It’s essentially the story of Jessica Jones, a former superhero-turned-private eye, who has been hired by J. Jonah Jameson to help Ben Urich uncover super-related stories for the Daily Bugle. It’s a sound premise, and one that should have been a good companion piece to Bendis other series about normal people who get pulled into the bizarre realm of super-heroics, Powers. However, Powers only has to stay relevant to itself, and the Pulse quickly got pulled into the bazillion-and-one subplots are running through the Marvel Universe at any one point. And so what should have been a small, character piece about journalism in a super-powered world became exactly what we didn’t need: Just another superhero book. While it’s still very readable, especially for fans of Jessica Jones or Luke Cage, the comic quickly becomes so watered down from it’s original intent that one wonders why they even bothered doing this series in the first place.


Next up: The Punisher!

The Great Comic Book Cull Of 2010/2011 Part 46: Marvel Comics – The Inhumans, Iron Fist, and the Immortal Weapons!

The Immortal Weapons – The Immortal Weapons

These are supporting characters that spun out of Matt Fraction and Ed Brubaker’s epic run on Iron Fist (more on that below), and so this book is disposable if you’re not a fan of that run. But it’s an essential companion piece for those who loved the original series, and several of the mysterious characters from that run get fleshed out here. This is essentially a martial arts anthology book, and so some tales stand up better than others, but all in all, this is a good kung-fu book.


 The Inhumans – The Inhumans, Silent War

The Inhumans have been minor Marvel supporting characters since Jack Kirby and Stan Lee first created them for the Fantastic Four title in the mid 1960’s. They are a race of genetic superhumans that were created on Earth millenia by the Kree (Marvel alien race) to serve them. It never happened.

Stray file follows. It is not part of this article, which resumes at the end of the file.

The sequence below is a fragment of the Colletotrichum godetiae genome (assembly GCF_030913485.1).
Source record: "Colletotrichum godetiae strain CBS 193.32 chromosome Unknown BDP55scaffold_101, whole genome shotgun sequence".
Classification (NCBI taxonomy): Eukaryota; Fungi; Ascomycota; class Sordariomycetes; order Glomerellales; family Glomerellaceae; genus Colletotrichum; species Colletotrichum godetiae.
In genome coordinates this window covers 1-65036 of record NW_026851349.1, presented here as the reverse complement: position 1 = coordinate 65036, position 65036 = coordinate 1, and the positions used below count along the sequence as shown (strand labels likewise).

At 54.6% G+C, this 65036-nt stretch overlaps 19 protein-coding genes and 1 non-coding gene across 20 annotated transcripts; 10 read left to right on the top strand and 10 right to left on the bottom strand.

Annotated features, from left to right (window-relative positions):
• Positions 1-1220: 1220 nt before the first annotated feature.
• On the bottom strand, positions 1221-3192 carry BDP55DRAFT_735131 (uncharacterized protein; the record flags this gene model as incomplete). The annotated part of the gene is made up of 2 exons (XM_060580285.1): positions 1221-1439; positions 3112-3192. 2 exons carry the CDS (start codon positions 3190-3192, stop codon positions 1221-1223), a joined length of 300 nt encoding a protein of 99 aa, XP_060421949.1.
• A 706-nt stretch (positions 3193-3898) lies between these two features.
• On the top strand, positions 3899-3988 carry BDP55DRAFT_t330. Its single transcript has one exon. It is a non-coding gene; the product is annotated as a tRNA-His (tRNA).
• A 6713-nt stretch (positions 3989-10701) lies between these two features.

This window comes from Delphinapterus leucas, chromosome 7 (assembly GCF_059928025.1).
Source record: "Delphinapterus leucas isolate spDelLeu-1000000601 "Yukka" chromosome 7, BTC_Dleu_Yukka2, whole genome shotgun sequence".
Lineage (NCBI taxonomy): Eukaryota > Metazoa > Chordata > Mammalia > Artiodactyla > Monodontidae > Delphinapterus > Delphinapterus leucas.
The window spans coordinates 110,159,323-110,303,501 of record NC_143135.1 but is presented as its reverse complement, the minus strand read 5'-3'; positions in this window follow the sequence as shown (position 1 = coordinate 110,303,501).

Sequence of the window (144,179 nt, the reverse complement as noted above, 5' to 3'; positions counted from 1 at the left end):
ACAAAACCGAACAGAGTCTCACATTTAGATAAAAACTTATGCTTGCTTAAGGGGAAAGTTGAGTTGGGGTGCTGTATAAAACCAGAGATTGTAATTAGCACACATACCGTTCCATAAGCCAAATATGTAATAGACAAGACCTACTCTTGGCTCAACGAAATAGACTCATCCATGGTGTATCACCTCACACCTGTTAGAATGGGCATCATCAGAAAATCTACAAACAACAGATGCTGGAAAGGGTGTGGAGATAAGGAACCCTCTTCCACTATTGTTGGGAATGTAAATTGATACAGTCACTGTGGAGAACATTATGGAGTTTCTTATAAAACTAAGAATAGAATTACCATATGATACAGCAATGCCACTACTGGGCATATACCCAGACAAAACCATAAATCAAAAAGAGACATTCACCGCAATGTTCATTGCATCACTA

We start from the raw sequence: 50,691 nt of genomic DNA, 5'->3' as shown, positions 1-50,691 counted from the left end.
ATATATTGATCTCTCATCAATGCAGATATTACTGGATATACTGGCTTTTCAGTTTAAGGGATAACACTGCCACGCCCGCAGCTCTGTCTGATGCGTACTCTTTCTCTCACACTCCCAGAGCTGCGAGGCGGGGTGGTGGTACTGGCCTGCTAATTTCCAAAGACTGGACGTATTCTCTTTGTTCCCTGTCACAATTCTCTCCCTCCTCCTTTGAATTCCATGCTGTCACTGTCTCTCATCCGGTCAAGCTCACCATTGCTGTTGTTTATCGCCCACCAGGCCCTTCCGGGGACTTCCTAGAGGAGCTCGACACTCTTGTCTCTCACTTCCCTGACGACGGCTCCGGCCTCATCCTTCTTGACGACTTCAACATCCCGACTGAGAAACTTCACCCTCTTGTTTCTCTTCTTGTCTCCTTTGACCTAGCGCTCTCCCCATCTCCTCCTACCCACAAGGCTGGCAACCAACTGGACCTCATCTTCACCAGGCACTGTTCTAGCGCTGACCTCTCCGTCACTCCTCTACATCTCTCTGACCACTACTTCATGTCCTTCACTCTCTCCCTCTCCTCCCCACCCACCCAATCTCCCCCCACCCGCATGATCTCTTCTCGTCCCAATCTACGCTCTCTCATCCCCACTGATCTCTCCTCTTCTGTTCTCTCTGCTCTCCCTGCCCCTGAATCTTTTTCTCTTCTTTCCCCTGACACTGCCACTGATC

The Inhumans have always been an interesting concept, but have always played second fiddle to the X-Men in the superhuman genetic monstrosities department, and they have often been pushed to the back of the bus as a result. Until recently. Over the past decade or so, Marvel has been slowly rebuilding the concept of the group, to the point where they’re an integral part of numerous Marvel storylines. And it all started with The Inhumans, a 12 issue maxi series from 1998 by Paul Jenkins and Jae Lee.

Paul Jenkins is one of the best writers in superhero comics. No question. However, as a plotter he leaves a little to be desired. Jenkins is a character specialist. He knows how to dig into the heads of characters like nobody else, and really gets to the essence of the people he’s writing about. Emotion is his trade, and he plies it well. The trade-off is that he takes 12 issues to tell 4 issues of story. But in this case I’m willing to accept it. Jenkins (with the help of the gorgeous art of Jae Lee), crafts an intense collection of character studies here, and really sets up what Marvel would do with these characters later on. The “outsider” angle is really pushed hard here, and Jenkins sets up Black Bolt (the leader of the Inhumans), as one of the great tortured heroes of the Marvel Universe.

David Hine & Frazer Irving told a similar story a decade later with Silent War, but it’s one that’s just as effective. This is a transition story, one designed to set the Inhumans even further apart from the mainstream that most Marvel heroes operate in. While it didn’t get a lot of attention when it came out, it’s one that is integral story-line wise to the events that the Inhumans would be involved with later.


The Immortal Iron Fist – The Last Iron Fist Story, The Seven Capital Cities Of Heaven, The Book Of Iron Fist, The Mortal Iron Fist, Escape From The Eighth City

Here is the truth about Iron Fist: He’s awesome. He’s a kung-fu master, he once ripped the heart out of an immortal dragon, and can summon his internal energies to make his fist indestructible. Cool, right? Wrong. Despite his bad-assery, Iron Fist has never been what you would call a popular character, and is usually relegated to team-ups, bad mini-series, and failed team books. How Ed Brubaker and Matt Fraction convinced Marvel to let them create this under-read gem of a series I’ll never know, but I’m glad.

This is pure kung-fu epic storytelling. Although the character is firmly set in the superheroics of the Marvel Universe, it’s the martial art side of the character that Fraction and Brubaker focus on here. Lost cities, epic kung-fu battles, and secret conspiracies: They’re all here. The origin of the Iron Fist isn’t redone here, it’s expanded upon, with the character’s history, mythos, and motivations made much clearer.  Fraction and Brubaker turn the story of the city of K’un L’un into one of political intrigue, human rights, and magic, and really make us care about the character they’re writing about for the first time. Definitely one of the better martial arts stories that Marvel or DC has ever told, and the quality remained solid even after Fraction and Brubaker left the book, though it was cancelled not long after.


Next up: Iron Man!